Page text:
Specific Challenge:

Boosting circularity is part of the policy response to address systemic crisis such as climate change, pollution, waste generation, and biodiversity loss. Circular economy can play an important role in the EU’s recovery from the adverse socio-economic and environment impacts of the COVID-19 crisis, by providing systemic solutions for sustainable growth and economic recovery. As indicated in the European Green Deal Communication, with increasing global consumption and growing pressure on resources there is an urgent need to decouple economic growth from resource use and to ensure a swift transition to climate-neutral and circular solutions. Europe also needs to increase its resilience in the face of uncertainty in the supply of critical raw materials and to increase the security of its value chains such as for example the new Circular Economy Action Plan key product value chains: batteries and vehicles, electronics and ICT, packaging, plastics, textiles, construction and buildings, food, water and nutrients[1]. A circular economy which is sustainable, regenerative, inclusive and just can help our economies to function within the boundaries of our planet by restoring natural systems, reducing GHG emissions and minimising loss of natural capital and biodiversity. It can also connect environmental policies with social justice through just transition ensuring environmental sustainability, jobs and social inclusion. Where relevant, attention should also be paid to occupational health and safety aspects and potential challenges of the transition towards a circular economy.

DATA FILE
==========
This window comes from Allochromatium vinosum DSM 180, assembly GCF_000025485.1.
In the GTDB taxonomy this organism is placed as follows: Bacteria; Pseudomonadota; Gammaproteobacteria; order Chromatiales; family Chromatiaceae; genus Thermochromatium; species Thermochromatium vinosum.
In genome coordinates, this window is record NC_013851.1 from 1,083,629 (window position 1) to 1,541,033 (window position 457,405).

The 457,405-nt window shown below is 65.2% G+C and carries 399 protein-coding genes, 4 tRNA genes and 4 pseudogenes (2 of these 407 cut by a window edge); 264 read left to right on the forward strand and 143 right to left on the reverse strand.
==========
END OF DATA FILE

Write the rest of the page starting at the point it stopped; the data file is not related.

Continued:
It is essential that the transition to a sustainable, resource-efficient and circular economic model also delivers on social objectives and contributes to sustainable human development.

The circular economy concept should be a central component in local and regional economies, which have a suitable scale for closing resource loops, creating sustainable circular ecosystems and designing participatory community-based innovation schemes. An increasing number of cities, regions, industries and businesses are engaged in testing and improving circularity in their territories, economic sectors, value chains and services. Nevertheless, the concrete implementation of systemic solutions for the territorial deployment of the circular economy still needs to be demonstrated and replicated effectively in other areas. In particular, a major challenge is how to effectively apply the circular economy concept beyond traditional resource recovery in waste and water sectors. The EU added value can be obtained through the demonstration of territorial systemic circular solutions in one territory and their replication in other areas in Europe. This process of demonstration and replication of circular systemic solutions will multiply the local contribution to achieving the policy targets of the European Green Deal, the Circular Economy Action Plan[2], the Bioeconomy Strategy[3] and the European Industrial Strategy[4].

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Cross-cutting Priorities:

Socio-economic science and humanities